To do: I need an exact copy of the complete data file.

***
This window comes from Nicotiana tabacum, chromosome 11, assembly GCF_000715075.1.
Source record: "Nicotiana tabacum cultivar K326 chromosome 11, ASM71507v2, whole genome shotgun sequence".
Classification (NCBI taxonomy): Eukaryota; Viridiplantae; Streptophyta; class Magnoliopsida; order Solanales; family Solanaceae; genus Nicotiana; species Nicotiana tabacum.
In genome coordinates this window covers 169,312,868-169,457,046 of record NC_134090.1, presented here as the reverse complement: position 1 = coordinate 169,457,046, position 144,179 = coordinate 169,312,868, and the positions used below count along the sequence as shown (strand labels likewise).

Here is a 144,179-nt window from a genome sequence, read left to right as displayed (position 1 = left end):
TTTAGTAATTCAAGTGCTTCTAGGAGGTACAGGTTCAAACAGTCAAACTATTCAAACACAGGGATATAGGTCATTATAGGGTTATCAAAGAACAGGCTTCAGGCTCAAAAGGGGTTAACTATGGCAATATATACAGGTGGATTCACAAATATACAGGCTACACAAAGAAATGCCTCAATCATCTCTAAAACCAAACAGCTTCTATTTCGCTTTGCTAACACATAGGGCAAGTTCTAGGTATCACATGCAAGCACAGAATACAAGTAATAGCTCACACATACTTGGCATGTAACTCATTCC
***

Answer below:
This window comes from Nicotiana tabacum, chromosome 11, assembly GCF_000715075.1.
Source record: "Nicotiana tabacum cultivar K326 chromosome 11, ASM71507v2, whole genome shotgun sequence".
Classification (NCBI taxonomy): Eukaryota; Viridiplantae; Streptophyta; class Magnoliopsida; order Solanales; family Solanaceae; genus Nicotiana; species Nicotiana tabacum.
In genome coordinates this window covers 169,312,868-169,457,046 of record NC_134090.1, presented here as the reverse complement: position 1 = coordinate 169,457,046, position 144,179 = coordinate 169,312,868, and the positions used below count along the sequence as shown (strand labels likewise).

Here is a 144,179-nt window from a genome sequence, read left to right as displayed (position 1 = left end):
TTTAGTAATTCAAGTGCTTCTAGGAGGTACAGGTTCAAACAGTCAAACTATTCAAACACAGGGATATAGGTCATTATAGGGTTATCAAAGAACAGGCTTCAGGCTCAAAAGGGGTTAACTATGGCAATATATACAGGTGGATTCACAAATATACAGGCTACACAAAGAAATGCCTCAATCATCTCTAAAACCAAACAGCTTCTATTTCGCTTTGCTAACACATAGGGCAAGTTCTAGGTATCACATGCAAGCACAGAATACAAGTAATAGCTCACACATACTTGGCATGTAACTCATTCC